1207.01(b)(iii) Comparing Marks That Contain Additional Matter
Determining whether there is a likelihood of confusion requires careful consideration of the nature of the common elements of the marks at issue, as well as the overall commercial impression created by each mark.
Likelihood of confusion is not necessarily avoided between otherwise confusingly similar marks merely by adding or deleting a house mark, other distinctive matter, or a term that is descriptive or suggestive of the named goods or services; if the dominant portion of both marks is the same, then the marks may be confusingly similar notwithstanding peripheral differences. See. e.g., Stone Lion Capital Partners, L.P. v. Lion Capital LLP, 746 F.3d 1317, 1322 110 USPQ2d 1157, 1161 (Fed. Cir. Mar. 26, 2014) (affirming TTAB’s finding that applicant’s mark STONE LION CAPITAL incorporated the entirety of the registered marks LION CAPITAL and LION, and that the noun LION was the dominant part of both parties’ marks); In re Mighty Leaf Tea, 601 F.3d 1342, 1347-48, 94 USPQ2d 1257, 1260-61 (Fed. Cir. 2010) (affirming TTAB’s finding that applicant’s mark, ML, is likely to be perceived as a shortened version of registrant's mark, ML MARK LEES (stylized), when used on the same or closely related skin-care products); Palm Bay Imps., Inc. v. Veuve Clicquot Ponsardin Maison Fondee En 1772, 396 F.3d 1369, 1372-73, 73 USPQ2d 1689, 1692 (Fed. Cir. 2005) (affirming TTAB’s holding that contemporaneous use of appellant’s mark, VEUVE ROYALE, for sparkling wine, and appellee’s marks, VEUVE CLICQUOT and VEUVE CLICQUOT PONSARDIN, for champagne, is likely to cause confusion, noting that the presence of the “strong distinctive term [VEUVE] as the first word in both parties’ marks renders the marks similar, especially in light of the largely laudatory (and hence non-source identifying) significance of the word ROYALE”); In re Chatam Int’l Inc., 380 F.3d 1340, 1343, 71 USPQ2d 1944, 1946 (Fed. Cir. 2004) (“Viewed in their entireties with non-dominant features appropriately discounted, the marks [GASPAR’S ALE for beer and ale and JOSE GASPAR GOLD for tequila] become nearly identical.”); Hewlett-Packard Co. v. Packard Press, Inc., 281 F.3d 1261, 1266, 62 USPQ2d 1001, 1004 (Fed. Cir. 2002) (finding that, even though applicant’s mark PACKARD TECHNOLOGIES (with “TECHNOLOGIES” disclaimed) does not incorporate every feature of opposer’s HEWLETT PACKARD marks, a similar overall commercial impression is created); In re Max Capital Grp. Ltd., 93 USPQ2d 1243, 1248 (TTAB 2010) (holding applicant's mark, MAX with pillar design, and registrant’s mark, MAX, likely to cause confusion, noting that the “addition of a column design to the cited mark... is not sufficient to convey that [the] marks... identify different sources for legally identical insurance services”); In re Toshiba Med. Sys. Corp., 91 USPQ2d 1266, 1271 (TTAB 2009) (holding VANTAGE TITAN for MRI diagnostic apparatus, and TITAN for medical ultrasound device, likely to cause confusion, noting that the marks are more similar than they are different and that the addition of applicant’s “product mark,” VANTAGE, to the registered mark would not avoid confusion); In re SL&E Training Stable, Inc., 88 USPQ2d 1216, 1219 (TTAB 2008) (holding SAM EDELMAN and EDELMAN, both for wallets and various types of bags, likely to cause confusion, noting that there are strong similarities between the marks because they share the same surname, and that consumers viewing the mark EDELMAN may perceive it as an abbreviated form of SAM EDELMAN because it is the practice in the fashion industry to refer to surnames alone); In re Chica, Inc., 84 USPQ2d 1845, 1848-49 (TTAB 2007) (holding CORAZON BY CHICA with design, and CORAZON with design, both for jewelry, likely to cause confusion, noting that, “to many consumers, applicant’s mark for the identical word ‘Corazon’ followed by the phrase ‘BY CHICA’ will simply be viewed as the identification of the previously anonymous source of the goods sold under the mark CORAZON”); In re El Torito Rests. Inc., 9 USPQ2d 2002 (TTAB 1988) (holding MACHO COMBOS (with “COMBOS” disclaimed), and MACHO (stylized), both for food items as a part of restaurant services, likely to cause confusion); In re Computer Sys. Ctr. Inc., 5 USPQ2d 1378, 1381 (TTAB 1987) (holding CSC ADVANCED BUSINESS SYSTEMS for retail computer store services and computer maintenance and repair services in connection therwith, and CSC for various computer-related services, likely to cause confusion, noting that “the inclusion of ‘ADVANCED BUSINESS SYSTEMS’ as a feature of applicant’s mark is not likely to help customers... distinguish the source of each party’s service”); In re Equitable Bancorporation, 229 USPQ 709, 711 (TTAB 1986) (holding RESPONSE and RESPONSE CARD (with “CARD” disclaimed), both for banking services, likely to cause confusion, noting that “the addition of descriptive matter to one of two otherwise similar, nondescriptive marks will not serve to avoid a likelihood of confusion”); In re Apparel Ventures, Inc., 229 USPQ 225, 226 (TTAB 1986) (holding applicant's mark, SPARKS BY SASSAFRAS (stylized), for clothing, and registrant's mark, SPARKS (stylized), for footwear, likely to cause confusion, noting that “[t]hose already familiar with registrant’s use of its mark in connection with its goods, upon encountering applicant’s mark on applicant’s goods, could easily assume that ‘sassafras’ is some sort of house mark that may be used with only some of the ‘SPARKS’ goods”); In re Corning Glass Works, 229 USPQ 65, 66 (TTAB 1985) (holding CONFIRM for a buffered solution equilibrated to yield predetermined dissolved gas values in a blood-gas analyzer, and CONFIRMCELLS for diagnostic blood reagents for laboratory use, likely to cause confusion, noting that the relevant consumers would view the “CELLS” portion of CONFIRMCELLS as merely descriptive); In re U.S. Shoe Corp., 229 USPQ 707, 709 (TTAB 1985) (holding CAREER IMAGE (stylized) for clothing and retail women's clothing store services, and CREST CAREER IMAGES (stylized) for uniforms, likely to cause confusion, noting that CAREER IMAGE would be perceived by consumers as a shortened form of CREST CAREER IMAGES); In re Energy Images, Inc., 227 USPQ 572, 573 (TTAB 1985) (holding SMART-SCAN (stylized) for optical line recognition and digitizing processors, and SMART for telemetry systems and remote-data gathering and control systems, likely to cause confusion, noting that, because of the descriptive significance of the term “SCAN,” it would be the portion of applicant’s mark that consumers would least likely rely upon to distinguish applicant’s goods); In re Denisi, 225 USPQ 624, 624 (TTAB 1985) (holding PERRY’S PIZZA and PERRY’S, both for restaurant services, likely to cause confusion, noting that “where a newcomer has appropriated the entire mark of a registrant, and has added to it a non-distinctive term, the marks are generally considered to be confusingly similar”); In re Riddle, 225 USPQ 630, 632 (TTAB 1985) (holding RICHARD PETTY’S ACCU TUNE and design for automotive service stations, and ACCU-TUNE for automotive testing equipment, likely to cause confusion); In re Collegian Sportswear, Inc., 224 USPQ 174, 176 (TTAB 1984) (holding COLLEGIAN OF CALIFORNIA and design (with “CALIFORNIA” disclaimed), and COLLEGIENNE, both for items of clothing, likely to cause confusion, noting that the addition of “OF CALIFORNIA” would not obviate confusion because consumers might believe that such wording denotes a new product line from the same source); In re Pierre Fabre S.A., 188 USPQ 691, 692 (TTAB 1975) (holding PEDI-RELAX for foot cream with antiperspirant properties, and RELAX for antiperspirant, likely to cause confusion).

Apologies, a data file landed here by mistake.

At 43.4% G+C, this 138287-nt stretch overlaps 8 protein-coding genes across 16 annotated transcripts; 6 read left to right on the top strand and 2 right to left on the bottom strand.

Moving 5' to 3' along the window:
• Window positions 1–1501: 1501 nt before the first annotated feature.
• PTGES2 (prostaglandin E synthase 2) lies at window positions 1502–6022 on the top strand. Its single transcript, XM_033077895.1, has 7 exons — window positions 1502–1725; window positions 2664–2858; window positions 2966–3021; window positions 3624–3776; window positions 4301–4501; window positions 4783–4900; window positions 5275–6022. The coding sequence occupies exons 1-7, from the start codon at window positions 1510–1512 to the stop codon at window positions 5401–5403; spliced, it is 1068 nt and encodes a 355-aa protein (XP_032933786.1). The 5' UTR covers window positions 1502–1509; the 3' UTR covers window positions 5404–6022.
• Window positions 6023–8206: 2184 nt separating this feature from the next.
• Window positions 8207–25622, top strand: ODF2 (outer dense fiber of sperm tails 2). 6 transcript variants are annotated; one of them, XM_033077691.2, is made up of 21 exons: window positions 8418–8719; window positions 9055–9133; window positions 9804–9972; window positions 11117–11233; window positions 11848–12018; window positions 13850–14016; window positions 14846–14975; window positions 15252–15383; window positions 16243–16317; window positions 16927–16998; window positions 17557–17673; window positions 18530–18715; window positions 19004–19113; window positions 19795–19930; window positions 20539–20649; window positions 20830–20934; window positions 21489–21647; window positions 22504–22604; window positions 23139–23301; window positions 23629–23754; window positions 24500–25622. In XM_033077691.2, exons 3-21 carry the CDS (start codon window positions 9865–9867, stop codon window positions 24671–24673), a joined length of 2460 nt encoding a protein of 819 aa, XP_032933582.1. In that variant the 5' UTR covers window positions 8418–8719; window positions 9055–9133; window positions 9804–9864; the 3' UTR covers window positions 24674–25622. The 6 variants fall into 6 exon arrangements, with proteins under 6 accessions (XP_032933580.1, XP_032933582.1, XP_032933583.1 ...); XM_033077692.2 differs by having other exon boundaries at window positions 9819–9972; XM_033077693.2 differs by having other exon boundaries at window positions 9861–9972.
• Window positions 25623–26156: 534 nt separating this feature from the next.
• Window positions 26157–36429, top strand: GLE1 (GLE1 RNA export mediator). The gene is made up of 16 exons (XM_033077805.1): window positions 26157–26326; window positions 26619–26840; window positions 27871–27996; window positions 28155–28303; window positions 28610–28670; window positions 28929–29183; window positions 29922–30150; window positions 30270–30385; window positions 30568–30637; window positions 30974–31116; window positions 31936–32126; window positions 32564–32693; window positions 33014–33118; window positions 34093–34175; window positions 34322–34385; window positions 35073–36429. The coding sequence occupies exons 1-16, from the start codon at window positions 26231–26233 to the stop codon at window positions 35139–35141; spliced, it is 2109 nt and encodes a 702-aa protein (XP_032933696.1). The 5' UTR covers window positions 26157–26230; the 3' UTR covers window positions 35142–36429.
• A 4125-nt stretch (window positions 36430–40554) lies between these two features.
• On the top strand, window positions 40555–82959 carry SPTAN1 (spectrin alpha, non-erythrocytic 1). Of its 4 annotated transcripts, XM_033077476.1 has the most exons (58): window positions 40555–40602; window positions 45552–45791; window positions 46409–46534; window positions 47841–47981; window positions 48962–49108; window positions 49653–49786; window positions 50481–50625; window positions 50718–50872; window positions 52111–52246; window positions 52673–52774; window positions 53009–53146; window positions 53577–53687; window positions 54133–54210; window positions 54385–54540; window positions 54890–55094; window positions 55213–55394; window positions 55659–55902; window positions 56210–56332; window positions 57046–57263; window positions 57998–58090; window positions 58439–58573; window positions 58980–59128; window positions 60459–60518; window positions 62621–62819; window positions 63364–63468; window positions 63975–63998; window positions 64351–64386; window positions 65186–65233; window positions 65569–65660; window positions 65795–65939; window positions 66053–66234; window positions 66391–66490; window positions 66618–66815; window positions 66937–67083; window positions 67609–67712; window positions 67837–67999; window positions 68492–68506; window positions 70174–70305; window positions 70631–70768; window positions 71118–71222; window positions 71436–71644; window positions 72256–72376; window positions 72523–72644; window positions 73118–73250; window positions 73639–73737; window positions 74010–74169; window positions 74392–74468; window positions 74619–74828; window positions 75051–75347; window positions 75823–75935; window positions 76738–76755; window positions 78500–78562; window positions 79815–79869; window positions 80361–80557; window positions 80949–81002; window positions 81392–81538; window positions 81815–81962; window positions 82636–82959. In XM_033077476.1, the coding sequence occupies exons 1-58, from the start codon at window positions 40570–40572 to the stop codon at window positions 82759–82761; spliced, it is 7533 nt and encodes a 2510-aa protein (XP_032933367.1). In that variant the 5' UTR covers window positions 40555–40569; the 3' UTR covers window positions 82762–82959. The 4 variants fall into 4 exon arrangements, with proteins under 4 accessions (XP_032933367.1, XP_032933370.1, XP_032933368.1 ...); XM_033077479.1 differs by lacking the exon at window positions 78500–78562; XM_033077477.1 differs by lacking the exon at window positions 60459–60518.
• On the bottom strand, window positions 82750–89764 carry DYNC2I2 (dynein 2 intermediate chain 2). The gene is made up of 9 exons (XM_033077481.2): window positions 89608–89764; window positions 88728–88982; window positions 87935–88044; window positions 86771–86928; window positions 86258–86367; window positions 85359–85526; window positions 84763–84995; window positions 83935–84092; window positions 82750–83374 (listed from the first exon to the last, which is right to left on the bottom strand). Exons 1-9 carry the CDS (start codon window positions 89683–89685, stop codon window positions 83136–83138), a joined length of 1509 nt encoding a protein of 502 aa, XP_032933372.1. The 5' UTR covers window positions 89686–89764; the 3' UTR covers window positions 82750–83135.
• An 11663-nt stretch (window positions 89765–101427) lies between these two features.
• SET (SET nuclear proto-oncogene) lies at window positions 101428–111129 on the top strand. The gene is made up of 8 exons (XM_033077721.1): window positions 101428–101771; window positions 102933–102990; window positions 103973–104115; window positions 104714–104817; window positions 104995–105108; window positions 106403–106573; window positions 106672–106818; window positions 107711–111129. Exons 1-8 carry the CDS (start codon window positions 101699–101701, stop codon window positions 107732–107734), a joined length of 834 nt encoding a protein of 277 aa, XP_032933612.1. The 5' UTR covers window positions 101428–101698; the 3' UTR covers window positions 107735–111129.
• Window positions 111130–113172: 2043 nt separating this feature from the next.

Additions or deletions to marks may be sufficient to avoid a likelihood of confusion if: (1) the marks in their entireties convey significantly different commercial impressions; or (2) the matter common to the marks is not likely to be perceived by purchasers as distinguishing source because it is merely descriptive or diluted. See, e.g., Citigroup Inc. v. Capital City Bank Group, Inc., 637 F.3d 1344, 1356, 98 USPQ2d 1253, 1261 (Fed. Cir. 2011) (affirming TTAB’s holding that contemporaneous use of applicant’s CAPITAL CITY BANK marks for banking and financial services, and opposer’s CITIBANK marks for banking and financial services, is not likely cause confusion, based, in part, on findings that the phrase “City Bank” is frequently used in the banking industry and that ”CAPITAL” is the dominant element of applicant’s marks, which gives the marks a geographic connotation as well as a look and sound distinct from opposer’s marks); Shen Mfg. Co. v. Ritz Hotel Ltd., 393 F.3d 1238, 1245, 73 USPQ2d 1350, 1356-57 (Fed. Cir. 2004) (reversing TTAB’s holding that contemporaneous use of THE RITZ KIDS for clothing items (including gloves) and RITZ for various kitchen textiles (including barbeque mitts) is likely to cause confusion, because, inter alia, THE RITZ KIDS creates a different commercial impression); Safer, Inc. v. OMS Invs., Inc., 94 USPQ2d 1031, 1044-45 (TTAB 2010) (holding DEER-B-GON for animal repellant used to repel deer, other ruminant animals, and rabbits, and DEER AWAY and DEER AWAY PROFESSIONAL for repellant for repelling deer, other big game, and rabbits, not likely to cause confusion, noting that “DEER” is descriptive as applied to the relevant goods and thus has no source-indicating significance); Bass Pro Trademarks, L.L.C. v. Sportsman’s Warehouse, Inc., 89 USPQ2d 1844, 1857-58 (TTAB 2008) (finding that, although cancellation petitioner’s and respondent’s marks were similar by virtue of the shared descriptive wording “SPORTSMAN’S WAREHOUSE,” this similarity was outweighed by differences in terms of sound, appearance, connotation, and commercial impression created by other matter and stylization in the respective marks); In re Farm Fresh Catfish Co., 231 USPQ 495, 495-96 (TTAB 1986) (holding CATFISH BOBBERS (with “CATFISH” disclaimed) for fish, and BOBBER for restaurant services, not likely to cause confusion, because the word “BOBBER” has different connotation when used in connection with the respective goods and services); In re Shawnee Milling Co., 225 USPQ 747, 749 (TTAB 1985) (holding GOLDEN CRUST for flour, and ADOLPH’S GOLD’N CRUST and design (with “GOLD’N CRUST” disclaimed) for coating and seasoning for food items, not likely to cause confusion, noting that, because “GOLDEN CRUST” and “GOLD’N CRUST” are highly suggestive as applied to the respective goods, the addition of “ADOLPH’S” is sufficient to distinguish the marks); In re S.D. Fabrics, Inc., 223 USPQ 54, 55-56 (TTAB 1984) (holding DESIGNERS/FABRIC (stylized) for retail fabric store services, and DAN RIVER DESIGNER FABRICS and design for textile fabrics, not likely to cause confusion, noting that, because of the descriptive nature of “DESIGNERS/FABRIC” and “DESIGNER FABRICS,” the addition of “DAN RIVER” is sufficient to avoid a likelihood of confusion); see also TMEP §1207.01(b)(viii).